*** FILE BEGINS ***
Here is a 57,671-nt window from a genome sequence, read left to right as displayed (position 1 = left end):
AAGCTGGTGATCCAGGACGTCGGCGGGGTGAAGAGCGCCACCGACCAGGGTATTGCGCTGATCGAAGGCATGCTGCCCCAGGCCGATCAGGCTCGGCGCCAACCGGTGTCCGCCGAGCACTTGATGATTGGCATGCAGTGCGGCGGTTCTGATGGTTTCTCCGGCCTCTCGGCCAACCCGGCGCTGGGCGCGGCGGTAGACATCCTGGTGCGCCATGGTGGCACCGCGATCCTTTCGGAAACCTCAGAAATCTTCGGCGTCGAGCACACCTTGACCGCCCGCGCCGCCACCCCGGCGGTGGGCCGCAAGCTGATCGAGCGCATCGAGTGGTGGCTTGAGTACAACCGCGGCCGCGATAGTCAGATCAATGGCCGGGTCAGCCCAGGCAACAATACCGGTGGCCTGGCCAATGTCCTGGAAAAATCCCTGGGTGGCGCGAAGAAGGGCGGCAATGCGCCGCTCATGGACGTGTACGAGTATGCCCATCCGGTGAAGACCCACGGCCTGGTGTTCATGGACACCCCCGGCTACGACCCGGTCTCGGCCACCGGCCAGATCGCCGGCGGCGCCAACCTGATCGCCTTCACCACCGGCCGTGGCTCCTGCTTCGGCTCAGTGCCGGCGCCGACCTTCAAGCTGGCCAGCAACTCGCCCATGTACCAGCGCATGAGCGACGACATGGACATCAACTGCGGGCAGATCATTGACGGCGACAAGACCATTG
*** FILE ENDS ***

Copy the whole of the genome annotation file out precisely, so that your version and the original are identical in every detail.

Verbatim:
Here is a 57,671-nt window from a genome sequence, read left to right as displayed (position 1 = left end):
AAGCTGGTGATCCAGGACGTCGGCGGGGTGAAGAGCGCCACCGACCAGGGTATTGCGCTGATCGAAGGCATGCTGCCCCAGGCCGATCAGGCTCGGCGCCAACCGGTGTCCGCCGAGCACTTGATGATTGGCATGCAGTGCGGCGGTTCTGATGGTTTCTCCGGCCTCTCGGCCAACCCGGCGCTGGGCGCGGCGGTAGACATCCTGGTGCGCCATGGTGGCACCGCGATCCTTTCGGAAACCTCAGAAATCTTCGGCGTCGAGCACACCTTGACCGCCCGCGCCGCCACCCCGGCGGTGGGCCGCAAGCTGATCGAGCGCATCGAGTGGTGGCTTGAGTACAACCGCGGCCGCGATAGTCAGATCAATGGCCGGGTCAGCCCAGGCAACAATACCGGTGGCCTGGCCAATGTCCTGGAAAAATCCCTGGGTGGCGCGAAGAAGGGCGGCAATGCGCCGCTCATGGACGTGTACGAGTATGCCCATCCGGTGAAGACCCACGGCCTGGTGTTCATGGACACCCCCGGCTACGACCCGGTCTCGGCCACCGGCCAGATCGCCGGCGGCGCCAACCTGATCGCCTTCACCACCGGCCGTGGCTCCTGCTTCGGCTCAGTGCCGGCGCCGACCTTCAAGCTGGCCAGCAACTCGCCCATGTACCAGCGCATGAGCGACGACATGGACATCAACTGCGGGCAGATCATTGACGGCGACAAGACCATTG